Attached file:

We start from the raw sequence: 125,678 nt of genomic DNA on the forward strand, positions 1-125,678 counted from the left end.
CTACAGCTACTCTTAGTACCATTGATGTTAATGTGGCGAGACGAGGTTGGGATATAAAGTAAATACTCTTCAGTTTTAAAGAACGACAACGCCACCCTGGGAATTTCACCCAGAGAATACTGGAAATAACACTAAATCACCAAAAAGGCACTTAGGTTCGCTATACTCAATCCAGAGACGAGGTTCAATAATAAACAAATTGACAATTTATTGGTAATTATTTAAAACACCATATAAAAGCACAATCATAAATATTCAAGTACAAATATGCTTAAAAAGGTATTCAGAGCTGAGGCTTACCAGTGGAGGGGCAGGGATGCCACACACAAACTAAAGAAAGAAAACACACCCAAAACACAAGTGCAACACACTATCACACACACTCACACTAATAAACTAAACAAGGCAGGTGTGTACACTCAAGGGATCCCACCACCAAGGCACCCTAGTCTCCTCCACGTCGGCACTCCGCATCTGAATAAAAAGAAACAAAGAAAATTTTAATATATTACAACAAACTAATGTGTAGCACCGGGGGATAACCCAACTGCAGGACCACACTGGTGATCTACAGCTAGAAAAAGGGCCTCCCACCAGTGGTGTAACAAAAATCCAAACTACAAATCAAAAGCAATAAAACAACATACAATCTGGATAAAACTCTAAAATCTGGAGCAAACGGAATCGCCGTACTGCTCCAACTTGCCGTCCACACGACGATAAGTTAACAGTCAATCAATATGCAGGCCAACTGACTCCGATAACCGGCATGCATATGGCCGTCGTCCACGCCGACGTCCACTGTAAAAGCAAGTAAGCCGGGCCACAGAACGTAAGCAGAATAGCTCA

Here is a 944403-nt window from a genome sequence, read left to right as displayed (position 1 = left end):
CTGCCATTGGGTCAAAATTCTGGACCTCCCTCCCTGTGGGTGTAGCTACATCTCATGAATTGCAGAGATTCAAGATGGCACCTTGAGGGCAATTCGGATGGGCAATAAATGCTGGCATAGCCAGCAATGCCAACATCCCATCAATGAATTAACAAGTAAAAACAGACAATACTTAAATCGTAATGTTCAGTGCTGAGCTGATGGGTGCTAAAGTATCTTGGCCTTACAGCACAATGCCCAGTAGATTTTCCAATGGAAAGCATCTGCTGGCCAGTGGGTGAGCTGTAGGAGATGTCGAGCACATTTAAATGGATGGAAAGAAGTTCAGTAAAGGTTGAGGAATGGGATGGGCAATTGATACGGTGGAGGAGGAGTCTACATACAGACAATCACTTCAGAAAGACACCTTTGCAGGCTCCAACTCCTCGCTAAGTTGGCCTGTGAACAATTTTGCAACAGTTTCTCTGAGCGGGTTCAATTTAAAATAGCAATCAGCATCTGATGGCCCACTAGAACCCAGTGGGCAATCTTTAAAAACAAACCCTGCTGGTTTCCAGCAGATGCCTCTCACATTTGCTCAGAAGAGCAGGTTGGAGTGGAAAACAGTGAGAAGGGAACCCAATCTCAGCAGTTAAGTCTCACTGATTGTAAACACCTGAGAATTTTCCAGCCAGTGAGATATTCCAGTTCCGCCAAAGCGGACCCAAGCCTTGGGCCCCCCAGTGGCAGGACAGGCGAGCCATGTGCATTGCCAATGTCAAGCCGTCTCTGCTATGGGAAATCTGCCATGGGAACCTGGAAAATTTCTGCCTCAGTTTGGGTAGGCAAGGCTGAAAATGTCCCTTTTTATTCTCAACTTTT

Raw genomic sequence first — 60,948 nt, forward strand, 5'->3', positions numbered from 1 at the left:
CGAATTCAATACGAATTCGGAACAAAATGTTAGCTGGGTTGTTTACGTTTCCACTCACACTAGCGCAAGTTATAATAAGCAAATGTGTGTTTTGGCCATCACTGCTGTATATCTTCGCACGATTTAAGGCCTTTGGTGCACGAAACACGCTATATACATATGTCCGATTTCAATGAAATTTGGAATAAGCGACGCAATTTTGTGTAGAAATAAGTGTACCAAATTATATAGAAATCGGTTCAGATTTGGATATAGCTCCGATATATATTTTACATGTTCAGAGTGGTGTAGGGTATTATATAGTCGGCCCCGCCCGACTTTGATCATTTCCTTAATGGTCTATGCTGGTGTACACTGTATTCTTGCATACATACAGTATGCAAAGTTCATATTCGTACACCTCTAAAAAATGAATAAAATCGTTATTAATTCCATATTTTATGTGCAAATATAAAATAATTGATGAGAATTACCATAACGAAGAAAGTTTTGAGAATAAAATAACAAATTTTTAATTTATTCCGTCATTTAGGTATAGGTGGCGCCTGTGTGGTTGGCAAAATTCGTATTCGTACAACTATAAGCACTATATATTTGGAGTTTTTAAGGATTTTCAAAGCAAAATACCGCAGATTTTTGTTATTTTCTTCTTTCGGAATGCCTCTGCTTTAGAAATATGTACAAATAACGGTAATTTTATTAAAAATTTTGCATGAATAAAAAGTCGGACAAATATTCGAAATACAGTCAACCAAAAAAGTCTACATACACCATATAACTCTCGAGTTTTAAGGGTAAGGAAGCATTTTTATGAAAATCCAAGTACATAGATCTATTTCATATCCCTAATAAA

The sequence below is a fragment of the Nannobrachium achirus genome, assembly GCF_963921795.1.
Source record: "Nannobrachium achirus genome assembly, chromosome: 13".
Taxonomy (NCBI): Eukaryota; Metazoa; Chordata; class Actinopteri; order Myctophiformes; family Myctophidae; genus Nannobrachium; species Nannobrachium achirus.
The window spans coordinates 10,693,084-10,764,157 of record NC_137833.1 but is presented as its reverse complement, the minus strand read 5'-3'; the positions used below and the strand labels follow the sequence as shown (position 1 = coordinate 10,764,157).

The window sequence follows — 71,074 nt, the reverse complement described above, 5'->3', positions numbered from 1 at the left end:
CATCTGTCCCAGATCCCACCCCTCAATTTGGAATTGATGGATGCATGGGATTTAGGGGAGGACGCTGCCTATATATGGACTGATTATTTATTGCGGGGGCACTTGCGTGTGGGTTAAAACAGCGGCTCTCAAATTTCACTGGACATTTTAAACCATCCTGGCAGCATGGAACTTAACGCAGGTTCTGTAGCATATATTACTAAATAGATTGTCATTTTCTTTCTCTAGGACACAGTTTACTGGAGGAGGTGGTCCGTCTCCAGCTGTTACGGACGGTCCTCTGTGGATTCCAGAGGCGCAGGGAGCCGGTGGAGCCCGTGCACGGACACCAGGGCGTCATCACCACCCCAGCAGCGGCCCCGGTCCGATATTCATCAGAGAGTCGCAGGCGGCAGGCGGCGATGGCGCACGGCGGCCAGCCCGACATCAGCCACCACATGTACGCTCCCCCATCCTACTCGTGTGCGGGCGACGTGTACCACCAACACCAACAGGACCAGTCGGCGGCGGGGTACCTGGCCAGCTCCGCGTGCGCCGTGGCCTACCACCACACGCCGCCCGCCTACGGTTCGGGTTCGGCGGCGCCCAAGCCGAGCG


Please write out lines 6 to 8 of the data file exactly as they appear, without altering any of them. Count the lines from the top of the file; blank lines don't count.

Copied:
CGAATTCAATACGAATTCGGAACAAAATGTTAGCTGGGTTGTTTACGTTTCCACTCACACTAGCGCAAGTTATAATAAGCAAATGTGTGTTTTGGCCATCACTGCTGTATATCTTCGCACGATTTAAGGCCTTTGGTGCACGAAACACGCTATATACATATGTCCGATTTCAATGAAATTTGGAATAAGCGACGCAATTTTGTGTAGAAATAAGTGTACCAAATTATATAGAAATCGGTTCAGATTTGGATATAGCTCCGATATATATTTTACATGTTCAGAGTGGTGTAGGGTATTATATAGTCGGCCCCGCCCGACTTTGATCATTTCCTTAATGGTCTATGCTGGTGTACACTGTATTCTTGCATACATACAGTATGCAAAGTTCATATTCGTACACCTCTAAAAAATGAATAAAATCGTTATTAATTCCATATTTTATGTGCAAATATAAAATAATTGATGAGAATTACCATAACGAAGAAAGTTTTGAGAATAAAATAACAAATTTTTAATTTATTCCGTCATTTAGGTATAGGTGGCGCCTGTGTGGTTGGCAAAATTCGTATTCGTACAACTATAAGCACTATATATTTGGAGTTTTTAAGGATTTTCAAAGCAAAATACCGCAGATTTTTGTTATTTTCTTCTTTCGGAATGCCTCTGCTTTAGAAATATGTACAAATAACGGTAATTTTATTAAAAATTTTGCATGAATAAAAAGTCGGACAAATATTCGAAATACAGTCAACCAAAAAAGTCTACATACACCATATAACTCTCGAGTTTTAAGGGTAAGGAAGCATTTTTATGAAAATCCAAGTACATAGATCTATTTCATATCCCTAATAAA

The sequence below is a fragment of the Nannobrachium achirus genome, assembly GCF_963921795.1.
Source record: "Nannobrachium achirus genome assembly, chromosome: 13".